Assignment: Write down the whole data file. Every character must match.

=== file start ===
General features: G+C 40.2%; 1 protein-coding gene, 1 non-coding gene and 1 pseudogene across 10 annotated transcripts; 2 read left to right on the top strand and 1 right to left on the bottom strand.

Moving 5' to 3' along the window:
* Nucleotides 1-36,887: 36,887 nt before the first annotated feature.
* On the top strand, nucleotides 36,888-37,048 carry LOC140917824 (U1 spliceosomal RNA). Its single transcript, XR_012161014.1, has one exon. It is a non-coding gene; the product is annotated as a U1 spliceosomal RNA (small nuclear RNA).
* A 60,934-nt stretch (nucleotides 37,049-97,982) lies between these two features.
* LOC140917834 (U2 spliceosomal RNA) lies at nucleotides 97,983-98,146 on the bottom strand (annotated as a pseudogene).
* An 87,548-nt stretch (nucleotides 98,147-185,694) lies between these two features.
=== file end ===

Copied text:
General features: G+C 40.2%; 1 protein-coding gene, 1 non-coding gene and 1 pseudogene across 10 annotated transcripts; 2 read left to right on the top strand and 1 right to left on the bottom strand.

Moving 5' to 3' along the window:
* Nucleotides 1-36,887: 36,887 nt before the first annotated feature.
* On the top strand, nucleotides 36,888-37,048 carry LOC140917824 (U1 spliceosomal RNA). Its single transcript, XR_012161014.1, has one exon. It is a non-coding gene; the product is annotated as a U1 spliceosomal RNA (small nuclear RNA).
* A 60,934-nt stretch (nucleotides 37,049-97,982) lies between these two features.
* LOC140917834 (U2 spliceosomal RNA) lies at nucleotides 97,983-98,146 on the bottom strand (annotated as a pseudogene).
* An 87,548-nt stretch (nucleotides 98,147-185,694) lies between these two features.